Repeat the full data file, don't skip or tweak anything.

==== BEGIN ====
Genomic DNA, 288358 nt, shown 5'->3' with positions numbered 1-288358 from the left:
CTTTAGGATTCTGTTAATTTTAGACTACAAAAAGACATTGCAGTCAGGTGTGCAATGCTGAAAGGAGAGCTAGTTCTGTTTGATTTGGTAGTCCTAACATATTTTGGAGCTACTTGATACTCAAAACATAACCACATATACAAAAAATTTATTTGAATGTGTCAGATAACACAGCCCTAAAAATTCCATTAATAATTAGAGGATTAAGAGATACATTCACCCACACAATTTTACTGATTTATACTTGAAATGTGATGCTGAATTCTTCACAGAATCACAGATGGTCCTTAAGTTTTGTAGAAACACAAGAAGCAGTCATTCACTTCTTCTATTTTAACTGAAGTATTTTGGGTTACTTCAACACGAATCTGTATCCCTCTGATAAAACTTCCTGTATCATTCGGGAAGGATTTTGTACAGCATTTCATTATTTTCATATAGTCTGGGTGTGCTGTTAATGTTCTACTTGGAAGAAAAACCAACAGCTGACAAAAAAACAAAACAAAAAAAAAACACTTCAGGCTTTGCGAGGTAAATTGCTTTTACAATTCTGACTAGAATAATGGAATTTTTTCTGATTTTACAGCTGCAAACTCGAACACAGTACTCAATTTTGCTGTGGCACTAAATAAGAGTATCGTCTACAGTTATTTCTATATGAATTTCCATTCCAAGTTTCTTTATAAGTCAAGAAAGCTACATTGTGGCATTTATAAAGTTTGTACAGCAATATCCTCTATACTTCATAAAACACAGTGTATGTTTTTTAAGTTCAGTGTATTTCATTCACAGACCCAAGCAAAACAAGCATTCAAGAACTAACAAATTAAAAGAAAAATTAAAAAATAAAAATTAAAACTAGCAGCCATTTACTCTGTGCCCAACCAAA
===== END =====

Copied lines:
Genomic DNA, 288358 nt, shown 5'->3' with positions numbered 1-288358 from the left:
CTTTAGGATTCTGTTAATTTTAGACTACAAAAAGACATTGCAGTCAGGTGTGCAATGCTGAAAGGAGAGCTAGTTCTGTTTGATTTGGTAGTCCTAACATATTTTGGAGCTACTTGATACTCAAAACATAACCACATATACAAAAAATTTATTTGAATGTGTCAGATAACACAGCCCTAAAAATTCCATTAATAATTAGAGGATTAAGAGATACATTCACCCACACAATTTTACTGATTTATACTTGAAATGTGATGCTGAATTCTTCACAGAATCACAGATGGTCCTTAAGTTTTGTAGAAACACAAGAAGCAGTCATTCACTTCTTCTATTTTAACTGAAGTATTTTGGGTTACTTCAACACGAATCTGTATCCCTCTGATAAAACTTCCTGTATCATTCGGGAAGGATTTTGTACAGCATTTCATTATTTTCATATAGTCTGGGTGTGCTGTTAATGTTCTACTTGGAAGAAAAACCAACAGCTGACAAAAAAACAAAACAAAAAAAAAACACTTCAGGCTTTGCGAGGTAAATTGCTTTTACAATTCTGACTAGAATAATGGAATTTTTTCTGATTTTACAGCTGCAAACTCGAACACAGTACTCAATTTTGCTGTGGCACTAAATAAGAGTATCGTCTACAGTTATTTCTATATGAATTTCCATTCCAAGTTTCTTTATAAGTCAAGAAAGCTACATTGTGGCATTTATAAAGTTTGTACAGCAATATCCTCTATACTTCATAAAACACAGTGTATGTTTTTTAAGTTCAGTGTATTTCATTCACAGACCCAAGCAAAACAAGCATTCAAGAACTAACAAATTAAAAGAAAAATTAAAAAATAAAAATTAAAACTAGCAGCCATTTACTCTGTGCCCAACCAAA